Figure 4. Ceasar Ripa, Art in Iconologia (London: Benjamin Motte, 1709), 28.

Conversely, however, her pallet holds only a tiny daub of white paint. It seems as if Colour is taking from the world around her, rather than giving. This work can either be read from the perspective of Colour, who takes from her surroundings or Kauffman, who gives her the power to do so. Both artist and artwork work in tandem to depict the inseparable relationship between colour and art – art and the world.

Although traditional notions of iconography influenced Kauffman, the works express her personal ideas and understandings. The chameleon at her feet and the rainbow above her represent the abound of colour found in the natural world. However, when conferring with classical notions of symbolism, a rainbow is hardly ever recognised as a symbol of colour. Instead, it is usually considered as a representation of air[9]. This appears particularly poignant when considering that Kauffman’s works were not displayed alone. In fact, they surrounded another work by American artist Benjamin West entitled The Graces Unveiling Nature: Air, Earth, Fire and Water.[10] In West’s depiction of air, he utilised the rainbow symbol, inextricably connecting Kauffman’s work to his. In this way, Kauffman combines art elements with nature, suggesting that art is fundamental to the human experience.

Figure 5. Benjamin West, The Graces Unveiling Nature: Air, Earth, Fire and Water, 1779, Oil on Canvas, Royal Academy of Arts.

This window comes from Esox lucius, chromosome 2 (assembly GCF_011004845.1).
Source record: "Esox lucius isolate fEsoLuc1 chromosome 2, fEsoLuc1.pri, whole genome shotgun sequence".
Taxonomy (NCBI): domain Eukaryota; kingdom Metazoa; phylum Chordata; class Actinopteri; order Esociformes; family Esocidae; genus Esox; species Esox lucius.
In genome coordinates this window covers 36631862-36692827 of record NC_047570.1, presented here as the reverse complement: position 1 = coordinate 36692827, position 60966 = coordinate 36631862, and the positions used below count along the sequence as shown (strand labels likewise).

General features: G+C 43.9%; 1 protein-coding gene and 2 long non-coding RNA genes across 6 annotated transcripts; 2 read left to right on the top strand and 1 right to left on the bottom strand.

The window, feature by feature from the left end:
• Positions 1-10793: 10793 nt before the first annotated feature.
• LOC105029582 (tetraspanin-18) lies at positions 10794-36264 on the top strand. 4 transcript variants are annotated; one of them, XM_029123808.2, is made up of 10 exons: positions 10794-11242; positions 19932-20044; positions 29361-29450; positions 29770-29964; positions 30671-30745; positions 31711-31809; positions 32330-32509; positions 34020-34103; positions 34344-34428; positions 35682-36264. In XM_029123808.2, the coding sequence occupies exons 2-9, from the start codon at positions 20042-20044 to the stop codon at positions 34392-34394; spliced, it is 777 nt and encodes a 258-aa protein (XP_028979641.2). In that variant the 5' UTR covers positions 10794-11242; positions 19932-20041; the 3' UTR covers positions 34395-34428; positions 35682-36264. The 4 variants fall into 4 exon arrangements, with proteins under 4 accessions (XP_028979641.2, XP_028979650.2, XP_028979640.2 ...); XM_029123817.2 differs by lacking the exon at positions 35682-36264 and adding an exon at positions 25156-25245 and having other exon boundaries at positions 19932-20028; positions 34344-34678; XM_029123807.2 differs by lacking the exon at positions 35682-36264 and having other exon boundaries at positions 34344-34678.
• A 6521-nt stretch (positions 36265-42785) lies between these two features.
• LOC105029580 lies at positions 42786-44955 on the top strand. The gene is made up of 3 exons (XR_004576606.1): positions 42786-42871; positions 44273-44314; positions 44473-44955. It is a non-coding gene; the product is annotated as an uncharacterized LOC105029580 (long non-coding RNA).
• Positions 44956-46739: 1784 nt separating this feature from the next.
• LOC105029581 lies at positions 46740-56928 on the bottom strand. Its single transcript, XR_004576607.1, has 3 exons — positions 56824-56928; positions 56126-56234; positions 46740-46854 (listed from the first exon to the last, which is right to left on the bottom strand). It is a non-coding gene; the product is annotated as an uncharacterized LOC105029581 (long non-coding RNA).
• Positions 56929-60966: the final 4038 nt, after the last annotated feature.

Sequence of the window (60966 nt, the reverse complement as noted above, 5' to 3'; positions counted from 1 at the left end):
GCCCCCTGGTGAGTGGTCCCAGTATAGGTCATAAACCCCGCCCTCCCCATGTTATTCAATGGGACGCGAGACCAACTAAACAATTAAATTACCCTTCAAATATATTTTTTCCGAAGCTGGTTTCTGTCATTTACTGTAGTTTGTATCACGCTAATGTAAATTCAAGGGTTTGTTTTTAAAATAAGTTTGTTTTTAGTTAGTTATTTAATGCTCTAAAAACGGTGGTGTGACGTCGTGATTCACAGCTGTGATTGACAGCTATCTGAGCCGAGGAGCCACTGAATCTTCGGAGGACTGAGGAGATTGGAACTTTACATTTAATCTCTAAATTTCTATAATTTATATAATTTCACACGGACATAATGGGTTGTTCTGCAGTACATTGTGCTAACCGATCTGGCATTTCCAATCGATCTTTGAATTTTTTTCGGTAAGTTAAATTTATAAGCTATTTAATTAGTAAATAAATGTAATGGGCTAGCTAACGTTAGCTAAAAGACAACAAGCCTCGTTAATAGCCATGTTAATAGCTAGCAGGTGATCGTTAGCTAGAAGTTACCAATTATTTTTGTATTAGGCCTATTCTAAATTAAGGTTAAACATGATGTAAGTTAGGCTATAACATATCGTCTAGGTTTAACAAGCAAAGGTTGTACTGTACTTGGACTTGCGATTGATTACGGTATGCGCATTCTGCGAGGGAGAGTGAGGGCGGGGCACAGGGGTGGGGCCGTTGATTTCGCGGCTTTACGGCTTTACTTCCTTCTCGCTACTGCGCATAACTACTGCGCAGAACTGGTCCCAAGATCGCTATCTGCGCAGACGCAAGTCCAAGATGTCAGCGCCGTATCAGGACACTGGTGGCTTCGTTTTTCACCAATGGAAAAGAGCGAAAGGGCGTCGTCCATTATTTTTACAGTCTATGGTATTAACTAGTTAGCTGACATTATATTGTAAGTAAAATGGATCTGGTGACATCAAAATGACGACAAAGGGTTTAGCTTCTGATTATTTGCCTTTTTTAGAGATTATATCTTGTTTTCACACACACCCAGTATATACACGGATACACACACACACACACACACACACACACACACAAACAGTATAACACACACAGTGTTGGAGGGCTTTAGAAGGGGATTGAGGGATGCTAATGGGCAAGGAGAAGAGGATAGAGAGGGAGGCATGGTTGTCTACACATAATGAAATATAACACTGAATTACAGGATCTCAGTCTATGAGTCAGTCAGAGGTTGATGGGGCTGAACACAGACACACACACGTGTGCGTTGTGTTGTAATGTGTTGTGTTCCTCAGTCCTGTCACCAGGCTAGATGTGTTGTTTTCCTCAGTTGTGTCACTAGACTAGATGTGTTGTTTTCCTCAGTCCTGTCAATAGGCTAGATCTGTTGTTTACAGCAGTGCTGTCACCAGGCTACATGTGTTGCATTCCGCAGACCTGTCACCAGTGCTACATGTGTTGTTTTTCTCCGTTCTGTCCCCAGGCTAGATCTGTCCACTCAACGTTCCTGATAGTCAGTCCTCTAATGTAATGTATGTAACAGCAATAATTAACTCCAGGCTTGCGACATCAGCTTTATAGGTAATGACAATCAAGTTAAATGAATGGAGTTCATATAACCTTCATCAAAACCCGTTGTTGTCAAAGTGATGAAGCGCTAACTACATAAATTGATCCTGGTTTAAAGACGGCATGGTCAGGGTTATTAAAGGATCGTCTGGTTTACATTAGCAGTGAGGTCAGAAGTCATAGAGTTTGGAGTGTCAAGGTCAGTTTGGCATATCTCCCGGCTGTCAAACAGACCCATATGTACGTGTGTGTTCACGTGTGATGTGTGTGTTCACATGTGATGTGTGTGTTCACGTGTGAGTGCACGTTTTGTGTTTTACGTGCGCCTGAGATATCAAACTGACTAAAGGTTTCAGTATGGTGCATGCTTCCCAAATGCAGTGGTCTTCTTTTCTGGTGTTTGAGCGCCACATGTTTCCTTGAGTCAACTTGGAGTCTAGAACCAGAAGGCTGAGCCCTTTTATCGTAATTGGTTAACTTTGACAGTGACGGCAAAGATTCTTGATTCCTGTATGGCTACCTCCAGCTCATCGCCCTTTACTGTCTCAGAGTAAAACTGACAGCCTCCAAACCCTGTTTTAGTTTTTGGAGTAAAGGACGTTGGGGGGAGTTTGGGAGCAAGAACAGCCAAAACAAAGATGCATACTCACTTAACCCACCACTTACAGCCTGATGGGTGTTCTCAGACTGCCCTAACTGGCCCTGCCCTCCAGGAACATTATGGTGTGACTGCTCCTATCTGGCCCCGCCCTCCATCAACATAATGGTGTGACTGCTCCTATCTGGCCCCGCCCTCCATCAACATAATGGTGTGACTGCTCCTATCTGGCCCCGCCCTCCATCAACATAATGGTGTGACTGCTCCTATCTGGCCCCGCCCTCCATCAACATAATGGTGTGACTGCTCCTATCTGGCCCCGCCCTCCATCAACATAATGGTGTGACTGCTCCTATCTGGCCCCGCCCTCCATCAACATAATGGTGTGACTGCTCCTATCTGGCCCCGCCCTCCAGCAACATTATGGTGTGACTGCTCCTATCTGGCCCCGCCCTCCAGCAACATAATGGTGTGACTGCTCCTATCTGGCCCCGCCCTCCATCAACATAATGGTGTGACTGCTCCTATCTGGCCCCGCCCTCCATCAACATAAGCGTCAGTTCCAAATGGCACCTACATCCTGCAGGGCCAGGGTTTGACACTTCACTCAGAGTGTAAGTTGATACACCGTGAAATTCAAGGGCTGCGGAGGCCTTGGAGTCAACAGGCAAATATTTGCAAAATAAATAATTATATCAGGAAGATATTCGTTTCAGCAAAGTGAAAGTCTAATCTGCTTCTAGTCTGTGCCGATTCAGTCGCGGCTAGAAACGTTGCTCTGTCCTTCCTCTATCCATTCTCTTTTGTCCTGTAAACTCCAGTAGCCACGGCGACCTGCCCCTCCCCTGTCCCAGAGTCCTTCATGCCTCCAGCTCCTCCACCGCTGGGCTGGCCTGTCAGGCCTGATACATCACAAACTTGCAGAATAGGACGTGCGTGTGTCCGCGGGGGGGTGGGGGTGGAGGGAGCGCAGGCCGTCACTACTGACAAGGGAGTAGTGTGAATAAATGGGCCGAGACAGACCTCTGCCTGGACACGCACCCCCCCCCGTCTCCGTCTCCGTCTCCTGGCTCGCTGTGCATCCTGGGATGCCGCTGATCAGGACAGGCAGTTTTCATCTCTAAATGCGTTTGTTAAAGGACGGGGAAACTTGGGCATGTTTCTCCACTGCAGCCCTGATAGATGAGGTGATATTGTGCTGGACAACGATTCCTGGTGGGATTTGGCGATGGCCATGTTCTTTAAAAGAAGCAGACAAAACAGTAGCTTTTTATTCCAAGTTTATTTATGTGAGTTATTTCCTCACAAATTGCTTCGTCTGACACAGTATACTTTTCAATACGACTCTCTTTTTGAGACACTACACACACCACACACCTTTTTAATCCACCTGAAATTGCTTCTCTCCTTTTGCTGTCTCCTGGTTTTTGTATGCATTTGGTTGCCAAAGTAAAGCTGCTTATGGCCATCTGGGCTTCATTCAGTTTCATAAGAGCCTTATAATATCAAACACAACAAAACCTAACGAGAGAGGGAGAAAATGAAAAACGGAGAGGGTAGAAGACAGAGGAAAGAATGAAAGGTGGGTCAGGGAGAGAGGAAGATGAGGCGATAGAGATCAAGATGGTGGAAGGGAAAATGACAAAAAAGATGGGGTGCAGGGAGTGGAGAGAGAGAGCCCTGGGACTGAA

It is vital to consider Kauffman’s cultural context as a female artist during the Eighteenth Century and its effect on her art-making practices. Being one of the two only female founding members of the Royal Academy, Kauffman used her art to promote the power of her gender. As mentioned, Kauffman used her work to show arts connection to the world, nature, and the human experience. However, considering that the pieces are all versions of self-portraiture, she also connects the work to herself. Disrupting classical patriarchal conceptions, Kauffman positions herself as a creator, literally and metaphorically. The artworks position, hanging above its viewers – most of them male students – she physically places herself above them, uplifting herself above a world that systematically oppresses her. In such a way, Kauffman uses her art to uplift both herself and the power of her gender. Art, and the elements that compose it, are fundamental regardless of the gender of the creator.

Kauffman’s work symbolises the relationship between colour and art, artist and muse, humans and nature. With her body draped over the canvas, Colour is taking from her surroundings and giving back. She hangs above her audience, watching them learn about her discipline and the interconnecting relationship she plays with the other elements. Kauffman’s classical style paints Colour as a goddess of art, and a power in her Eighteen Century, British milieu. All of this culminates in a work that is both powerful in its composition and elegant in its execution.